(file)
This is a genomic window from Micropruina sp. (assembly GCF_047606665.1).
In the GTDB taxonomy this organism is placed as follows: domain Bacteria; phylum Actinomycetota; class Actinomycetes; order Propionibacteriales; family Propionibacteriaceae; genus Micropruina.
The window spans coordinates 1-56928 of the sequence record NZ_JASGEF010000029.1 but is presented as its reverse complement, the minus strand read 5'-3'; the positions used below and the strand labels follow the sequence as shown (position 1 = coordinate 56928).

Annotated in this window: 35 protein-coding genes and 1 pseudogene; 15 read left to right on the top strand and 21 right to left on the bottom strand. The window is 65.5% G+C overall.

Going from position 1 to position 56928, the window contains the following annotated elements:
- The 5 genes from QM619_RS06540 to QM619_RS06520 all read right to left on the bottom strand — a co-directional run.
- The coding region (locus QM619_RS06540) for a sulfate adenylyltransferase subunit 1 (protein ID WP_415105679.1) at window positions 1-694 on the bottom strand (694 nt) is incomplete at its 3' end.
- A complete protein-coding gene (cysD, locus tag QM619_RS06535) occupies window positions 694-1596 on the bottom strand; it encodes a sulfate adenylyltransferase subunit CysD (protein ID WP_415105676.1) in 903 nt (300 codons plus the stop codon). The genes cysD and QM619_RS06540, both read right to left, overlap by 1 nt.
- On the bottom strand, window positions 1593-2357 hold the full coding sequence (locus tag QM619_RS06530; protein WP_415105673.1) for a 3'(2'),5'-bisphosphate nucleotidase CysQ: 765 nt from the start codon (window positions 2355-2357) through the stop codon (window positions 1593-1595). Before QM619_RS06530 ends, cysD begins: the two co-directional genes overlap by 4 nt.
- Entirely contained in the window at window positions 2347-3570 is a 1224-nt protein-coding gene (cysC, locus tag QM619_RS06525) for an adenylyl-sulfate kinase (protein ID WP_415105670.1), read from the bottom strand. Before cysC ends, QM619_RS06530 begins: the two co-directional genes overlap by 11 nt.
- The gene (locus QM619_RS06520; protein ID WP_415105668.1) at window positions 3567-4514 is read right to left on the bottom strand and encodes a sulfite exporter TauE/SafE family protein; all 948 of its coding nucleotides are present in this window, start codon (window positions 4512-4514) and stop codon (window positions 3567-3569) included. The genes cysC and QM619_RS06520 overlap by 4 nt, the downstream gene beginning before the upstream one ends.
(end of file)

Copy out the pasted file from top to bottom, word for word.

This is a genomic window from Micropruina sp. (assembly GCF_047606665.1).
In the GTDB taxonomy this organism is placed as follows: domain Bacteria; phylum Actinomycetota; class Actinomycetes; order Propionibacteriales; family Propionibacteriaceae; genus Micropruina.
The window spans coordinates 1-56928 of the sequence record NZ_JASGEF010000029.1 but is presented as its reverse complement, the minus strand read 5'-3'; the positions used below and the strand labels follow the sequence as shown (position 1 = coordinate 56928).

Annotated in this window: 35 protein-coding genes and 1 pseudogene; 15 read left to right on the top strand and 21 right to left on the bottom strand. The window is 65.5% G+C overall.

Going from position 1 to position 56928, the window contains the following annotated elements:
- The 5 genes from QM619_RS06540 to QM619_RS06520 all read right to left on the bottom strand — a co-directional run.
- The coding region (locus QM619_RS06540) for a sulfate adenylyltransferase subunit 1 (protein ID WP_415105679.1) at window positions 1-694 on the bottom strand (694 nt) is incomplete at its 3' end.
- A complete protein-coding gene (cysD, locus tag QM619_RS06535) occupies window positions 694-1596 on the bottom strand; it encodes a sulfate adenylyltransferase subunit CysD (protein ID WP_415105676.1) in 903 nt (300 codons plus the stop codon). The genes cysD and QM619_RS06540, both read right to left, overlap by 1 nt.
- On the bottom strand, window positions 1593-2357 hold the full coding sequence (locus tag QM619_RS06530; protein WP_415105673.1) for a 3'(2'),5'-bisphosphate nucleotidase CysQ: 765 nt from the start codon (window positions 2355-2357) through the stop codon (window positions 1593-1595). Before QM619_RS06530 ends, cysD begins: the two co-directional genes overlap by 4 nt.
- Entirely contained in the window at window positions 2347-3570 is a 1224-nt protein-coding gene (cysC, locus tag QM619_RS06525) for an adenylyl-sulfate kinase (protein ID WP_415105670.1), read from the bottom strand. Before cysC ends, QM619_RS06530 begins: the two co-directional genes overlap by 11 nt.
- The gene (locus QM619_RS06520; protein ID WP_415105668.1) at window positions 3567-4514 is read right to left on the bottom strand and encodes a sulfite exporter TauE/SafE family protein; all 948 of its coding nucleotides are present in this window, start codon (window positions 4512-4514) and stop codon (window positions 3567-3569) included. The genes cysC and QM619_RS06520 overlap by 4 nt, the downstream gene beginning before the upstream one ends.